“Perhaps they’ll come at moonrise,” said the guardian. “Moonrise is perfectly respectable.”
It was actually a few minutes before moonrise when the someone lifted the door knocker and banged it down, hard.
The guardian wanted to throw the door open. He wanted to cheer and throw confetti. The Master—or Mistress—had arrived!
But he had been a castle guardian for centuries, and he knew what was expected.
He waited for five long seconds, then allowed the door to creak open. The hinges squealed like a dying rabbit.
He looked out.
He looked up.
He looked left.
He looked right.
Finally he looked down.
Ravens mostly see the tops of people’s heads. It does not occur to them that some people are shorter than others, because when you fly, everyone is shorter than you are.
A small, determined face looked up at him. It belonged to a girl wearing black clothes, a black coat, and a silver necklace with a vulture on it.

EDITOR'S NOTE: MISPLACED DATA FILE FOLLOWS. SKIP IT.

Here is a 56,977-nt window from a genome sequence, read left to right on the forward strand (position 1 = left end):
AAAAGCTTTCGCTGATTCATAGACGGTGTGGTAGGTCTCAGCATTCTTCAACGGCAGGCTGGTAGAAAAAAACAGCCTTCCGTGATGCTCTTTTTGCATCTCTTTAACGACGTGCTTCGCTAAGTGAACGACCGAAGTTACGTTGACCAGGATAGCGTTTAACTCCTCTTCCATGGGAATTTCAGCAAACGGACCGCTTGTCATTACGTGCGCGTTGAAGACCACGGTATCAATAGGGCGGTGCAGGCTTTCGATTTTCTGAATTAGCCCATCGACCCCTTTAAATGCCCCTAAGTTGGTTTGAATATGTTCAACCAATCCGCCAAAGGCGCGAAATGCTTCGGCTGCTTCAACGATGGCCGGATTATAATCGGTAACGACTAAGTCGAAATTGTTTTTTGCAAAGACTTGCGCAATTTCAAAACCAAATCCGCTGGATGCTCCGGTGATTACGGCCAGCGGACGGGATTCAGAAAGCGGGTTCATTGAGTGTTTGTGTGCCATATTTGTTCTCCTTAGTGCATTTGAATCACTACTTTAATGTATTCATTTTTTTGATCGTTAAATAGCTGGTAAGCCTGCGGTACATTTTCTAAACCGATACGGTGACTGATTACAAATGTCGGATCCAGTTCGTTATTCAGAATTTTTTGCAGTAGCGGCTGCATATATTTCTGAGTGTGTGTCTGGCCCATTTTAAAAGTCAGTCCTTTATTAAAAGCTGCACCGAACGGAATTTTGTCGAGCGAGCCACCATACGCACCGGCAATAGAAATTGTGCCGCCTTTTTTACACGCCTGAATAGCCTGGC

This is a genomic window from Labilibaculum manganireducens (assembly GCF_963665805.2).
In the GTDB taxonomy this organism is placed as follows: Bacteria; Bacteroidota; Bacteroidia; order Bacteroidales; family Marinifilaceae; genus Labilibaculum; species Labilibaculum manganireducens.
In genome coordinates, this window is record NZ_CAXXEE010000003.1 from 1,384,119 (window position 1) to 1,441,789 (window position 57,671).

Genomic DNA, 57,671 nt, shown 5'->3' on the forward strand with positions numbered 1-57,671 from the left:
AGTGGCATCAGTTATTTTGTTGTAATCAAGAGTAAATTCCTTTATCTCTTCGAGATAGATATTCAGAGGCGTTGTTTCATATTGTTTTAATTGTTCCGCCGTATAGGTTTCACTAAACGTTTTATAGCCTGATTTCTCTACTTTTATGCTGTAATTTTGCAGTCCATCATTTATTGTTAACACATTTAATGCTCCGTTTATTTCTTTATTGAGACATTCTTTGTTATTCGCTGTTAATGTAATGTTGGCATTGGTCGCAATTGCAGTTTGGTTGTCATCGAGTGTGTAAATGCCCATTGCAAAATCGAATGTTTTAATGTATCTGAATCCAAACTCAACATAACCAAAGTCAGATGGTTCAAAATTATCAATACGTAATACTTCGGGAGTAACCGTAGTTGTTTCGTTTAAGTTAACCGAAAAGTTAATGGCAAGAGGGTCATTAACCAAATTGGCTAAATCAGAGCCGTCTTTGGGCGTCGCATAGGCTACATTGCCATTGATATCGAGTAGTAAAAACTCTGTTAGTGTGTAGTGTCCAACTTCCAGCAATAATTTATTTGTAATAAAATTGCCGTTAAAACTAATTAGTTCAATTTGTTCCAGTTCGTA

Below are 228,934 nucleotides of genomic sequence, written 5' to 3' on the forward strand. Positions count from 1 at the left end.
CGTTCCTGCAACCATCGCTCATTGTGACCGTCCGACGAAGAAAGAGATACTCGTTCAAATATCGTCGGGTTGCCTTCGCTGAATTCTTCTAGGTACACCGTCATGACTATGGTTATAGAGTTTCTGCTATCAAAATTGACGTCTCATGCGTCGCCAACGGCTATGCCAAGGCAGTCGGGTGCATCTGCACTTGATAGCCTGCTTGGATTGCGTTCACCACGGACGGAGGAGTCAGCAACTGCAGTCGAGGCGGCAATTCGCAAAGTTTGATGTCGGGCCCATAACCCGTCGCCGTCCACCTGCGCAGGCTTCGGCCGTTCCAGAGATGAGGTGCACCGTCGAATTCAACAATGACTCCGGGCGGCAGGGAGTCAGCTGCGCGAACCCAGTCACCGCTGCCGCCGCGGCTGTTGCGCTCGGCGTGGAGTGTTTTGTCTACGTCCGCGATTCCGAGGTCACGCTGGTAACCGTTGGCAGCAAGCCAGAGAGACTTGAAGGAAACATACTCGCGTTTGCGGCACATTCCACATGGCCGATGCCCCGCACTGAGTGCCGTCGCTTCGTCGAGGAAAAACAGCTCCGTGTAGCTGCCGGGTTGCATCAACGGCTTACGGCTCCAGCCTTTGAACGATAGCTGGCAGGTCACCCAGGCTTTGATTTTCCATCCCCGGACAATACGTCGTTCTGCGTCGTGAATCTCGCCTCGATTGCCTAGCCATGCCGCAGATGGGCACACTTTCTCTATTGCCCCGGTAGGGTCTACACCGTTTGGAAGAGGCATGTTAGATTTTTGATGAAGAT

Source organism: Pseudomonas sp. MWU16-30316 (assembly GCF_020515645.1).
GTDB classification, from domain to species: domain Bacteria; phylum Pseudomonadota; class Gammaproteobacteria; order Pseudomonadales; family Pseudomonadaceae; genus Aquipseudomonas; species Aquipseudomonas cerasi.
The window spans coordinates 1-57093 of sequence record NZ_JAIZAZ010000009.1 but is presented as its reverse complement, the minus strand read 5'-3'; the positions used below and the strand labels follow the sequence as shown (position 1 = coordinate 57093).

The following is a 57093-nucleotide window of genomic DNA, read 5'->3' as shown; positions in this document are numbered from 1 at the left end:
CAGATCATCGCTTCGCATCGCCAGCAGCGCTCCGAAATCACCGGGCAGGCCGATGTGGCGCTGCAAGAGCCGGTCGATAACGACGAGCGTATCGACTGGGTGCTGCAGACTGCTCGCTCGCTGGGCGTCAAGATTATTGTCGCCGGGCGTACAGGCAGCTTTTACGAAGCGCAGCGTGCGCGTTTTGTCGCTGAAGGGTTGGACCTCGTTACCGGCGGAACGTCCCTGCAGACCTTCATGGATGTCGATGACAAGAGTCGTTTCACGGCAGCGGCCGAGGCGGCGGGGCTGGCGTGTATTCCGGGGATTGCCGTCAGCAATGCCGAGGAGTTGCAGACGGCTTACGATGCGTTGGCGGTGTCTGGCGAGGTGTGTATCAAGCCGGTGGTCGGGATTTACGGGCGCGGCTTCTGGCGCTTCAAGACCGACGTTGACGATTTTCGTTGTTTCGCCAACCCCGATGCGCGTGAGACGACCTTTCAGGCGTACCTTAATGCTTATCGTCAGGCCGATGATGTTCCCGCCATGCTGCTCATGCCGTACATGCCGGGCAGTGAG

She looked to be about twelve years old.
“My name is Molly,” said the girl. “I’m here to be your Wicked Witch.”
What the guardian saw was a plump girl with a round face, a stubborn chin, and frizzy brown hair. She was wearing black boots with metal caps on the end. They were very serious boots. Molly had laced them with purple shoelaces. They looked as if they could kick a hole in a stone wall and have fun doing it.
What Molly saw was a very old man in layers of gray rags. Parts of him looked to have been dead for quite some time.
He was not naturally a hunchback, but he was making up for it by walking bent over and keeping his shoulders drawn up around his ears. He had scars and sutures and one white, clouded eye.
Because he was hunched over and she had on very tall boots, she only had to look up a little to see into his eyes.